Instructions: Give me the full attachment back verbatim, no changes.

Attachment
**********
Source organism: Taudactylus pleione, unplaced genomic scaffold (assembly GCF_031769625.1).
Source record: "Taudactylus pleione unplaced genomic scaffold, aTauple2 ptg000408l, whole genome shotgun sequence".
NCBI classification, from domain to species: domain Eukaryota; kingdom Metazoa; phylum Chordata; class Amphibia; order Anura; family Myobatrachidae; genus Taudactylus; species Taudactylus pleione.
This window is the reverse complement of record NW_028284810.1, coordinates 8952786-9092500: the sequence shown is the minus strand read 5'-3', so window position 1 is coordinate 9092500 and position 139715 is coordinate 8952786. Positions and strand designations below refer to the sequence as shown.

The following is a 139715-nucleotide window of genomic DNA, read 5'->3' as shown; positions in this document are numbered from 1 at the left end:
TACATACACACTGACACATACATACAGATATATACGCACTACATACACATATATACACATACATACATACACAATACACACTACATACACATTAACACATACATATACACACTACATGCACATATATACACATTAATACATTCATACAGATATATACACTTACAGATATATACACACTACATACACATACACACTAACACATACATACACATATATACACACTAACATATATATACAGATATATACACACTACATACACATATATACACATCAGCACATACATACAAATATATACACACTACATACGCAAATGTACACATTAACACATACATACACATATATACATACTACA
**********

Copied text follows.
Source organism: Taudactylus pleione, unplaced genomic scaffold (assembly GCF_031769625.1).
Source record: "Taudactylus pleione unplaced genomic scaffold, aTauple2 ptg000408l, whole genome shotgun sequence".
NCBI classification, from domain to species: domain Eukaryota; kingdom Metazoa; phylum Chordata; class Amphibia; order Anura; family Myobatrachidae; genus Taudactylus; species Taudactylus pleione.
This window is the reverse complement of record NW_028284810.1, coordinates 8952786-9092500: the sequence shown is the minus strand read 5'-3', so window position 1 is coordinate 9092500 and position 139715 is coordinate 8952786. Positions and strand designations below refer to the sequence as shown.

The following is a 139715-nucleotide window of genomic DNA, read 5'->3' as shown; positions in this document are numbered from 1 at the left end:
TACATACACACTGACACATACATACAGATATATACGCACTACATACACATATATACACATACATACATACACAATACACACTACATACACATTAACACATACATATACACACTACATGCACATATATACACATTAATACATTCATACAGATATATACACTTACAGATATATACACACTACATACACATACACACTAACACATACATACACATATATACACACTAACATATATATACAGATATATACACACTACATACACATATATACACATCAGCACATACATACAAATATATACACACTACATACGCAAATGTACACATTAACACATACATACACATATATACATACTACA